So, a bit of shameless self-promotion…
We just finished our latest exhibition, , and it got me to thinking about the rhythms of this work. We’ve been busting our butts to this show completed, and this morning was the staff walkthrough. And even though it’s quite small by our standards – 1,000 sq ft. – it had all of what I think of as the hallmarks of a good museum exhibition project, There were:
- the long, long days in the gallery,
- the shared vocabulary of in-jokes that developed as a result of the above,
- the period when it looked like we might open on time,
- the period when it was obvious we’d never open on time,
- the thing that should’ve been simple, but seemed like it’d never get done,
- somebody bleeding,
- the “Uh-oh…” moment,
- the terrible agony of making decisions based entirely on getting it done on time, and
- the little details that nobody but the team would notice that took extra precious time to include, but showed that commitment to quality that makes me glad to come to work every morning.
Pictures follow, courtesy of Emily Roose, graphic designer extraordinaire.
So, we stood around and told our colleagues about what we were trying to do, what we liked, what we wished we could’ve changed given more time/money/sleep/bodies, and it was lovely. There is nothing like an opening, even an unofficial one.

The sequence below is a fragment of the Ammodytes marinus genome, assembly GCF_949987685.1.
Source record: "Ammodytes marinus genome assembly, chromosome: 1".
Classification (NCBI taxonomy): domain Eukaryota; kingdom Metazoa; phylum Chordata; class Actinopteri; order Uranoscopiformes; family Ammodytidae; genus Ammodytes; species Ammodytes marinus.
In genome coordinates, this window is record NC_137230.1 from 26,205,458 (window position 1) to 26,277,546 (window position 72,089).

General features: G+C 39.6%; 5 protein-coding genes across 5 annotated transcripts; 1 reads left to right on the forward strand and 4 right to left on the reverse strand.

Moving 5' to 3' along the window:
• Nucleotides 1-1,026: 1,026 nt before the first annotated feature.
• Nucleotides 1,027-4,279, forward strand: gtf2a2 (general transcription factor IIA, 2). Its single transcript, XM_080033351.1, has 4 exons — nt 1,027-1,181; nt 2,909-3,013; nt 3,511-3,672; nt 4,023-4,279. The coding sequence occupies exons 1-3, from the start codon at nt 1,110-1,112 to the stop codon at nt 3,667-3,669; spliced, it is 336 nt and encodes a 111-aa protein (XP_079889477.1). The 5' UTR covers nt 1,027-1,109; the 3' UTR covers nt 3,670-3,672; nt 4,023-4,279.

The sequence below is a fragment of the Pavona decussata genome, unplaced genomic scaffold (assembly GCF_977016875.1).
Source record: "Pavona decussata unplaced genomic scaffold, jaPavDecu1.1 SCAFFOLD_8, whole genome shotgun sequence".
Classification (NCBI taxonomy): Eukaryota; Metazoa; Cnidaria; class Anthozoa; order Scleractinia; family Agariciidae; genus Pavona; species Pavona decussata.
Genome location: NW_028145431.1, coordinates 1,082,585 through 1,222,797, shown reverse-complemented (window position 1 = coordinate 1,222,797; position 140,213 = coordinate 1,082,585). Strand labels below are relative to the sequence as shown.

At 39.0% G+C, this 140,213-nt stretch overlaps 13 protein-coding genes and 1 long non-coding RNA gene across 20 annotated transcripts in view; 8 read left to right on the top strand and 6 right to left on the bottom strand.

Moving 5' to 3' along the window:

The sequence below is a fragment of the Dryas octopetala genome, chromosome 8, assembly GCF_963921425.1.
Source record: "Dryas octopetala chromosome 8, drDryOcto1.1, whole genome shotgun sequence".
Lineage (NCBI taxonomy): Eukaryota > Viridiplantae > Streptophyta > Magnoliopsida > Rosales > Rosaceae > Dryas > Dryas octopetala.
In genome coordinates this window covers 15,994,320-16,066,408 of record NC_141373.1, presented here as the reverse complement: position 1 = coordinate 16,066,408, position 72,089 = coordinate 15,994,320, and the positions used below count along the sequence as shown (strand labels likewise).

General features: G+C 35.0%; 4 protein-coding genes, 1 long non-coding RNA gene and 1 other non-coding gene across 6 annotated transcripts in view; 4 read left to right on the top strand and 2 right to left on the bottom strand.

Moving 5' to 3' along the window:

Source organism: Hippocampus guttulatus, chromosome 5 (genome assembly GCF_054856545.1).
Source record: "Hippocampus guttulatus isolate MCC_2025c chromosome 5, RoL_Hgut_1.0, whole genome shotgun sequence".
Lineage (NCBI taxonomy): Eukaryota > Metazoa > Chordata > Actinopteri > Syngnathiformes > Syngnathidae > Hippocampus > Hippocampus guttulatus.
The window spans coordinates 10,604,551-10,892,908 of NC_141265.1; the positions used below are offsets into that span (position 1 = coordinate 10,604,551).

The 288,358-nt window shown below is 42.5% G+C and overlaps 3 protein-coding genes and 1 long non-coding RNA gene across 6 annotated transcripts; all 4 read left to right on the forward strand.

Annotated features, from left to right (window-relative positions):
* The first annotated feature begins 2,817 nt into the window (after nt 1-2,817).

And it’s done. It belongs to the visitors, not us.
I went up to the gallery later in the day, and as I always do, I watched the first visitors to the exhibition, trying to see what they liked, what they gravitated to, what they avoided. And mostly said my goodbyes to this thing as-yet-unmade, and my hellos to our latest exhibition, and the punch list of things needing to be fixed or corrected.
Over the years, I’ve had many different responses to shows I’ve worked on. There have been ones I avoided, ones I couldn’t stay away from for love or money, ones that have made me happy, ones that have left me wishing I could’ve _______. And almost always a sort of post-partum depression, the spectre of long hours at my desk, catching up on emails and paperwork, and meetings I can’t duck “because I’m in the gallery.”
What do you do after the show opens? And why?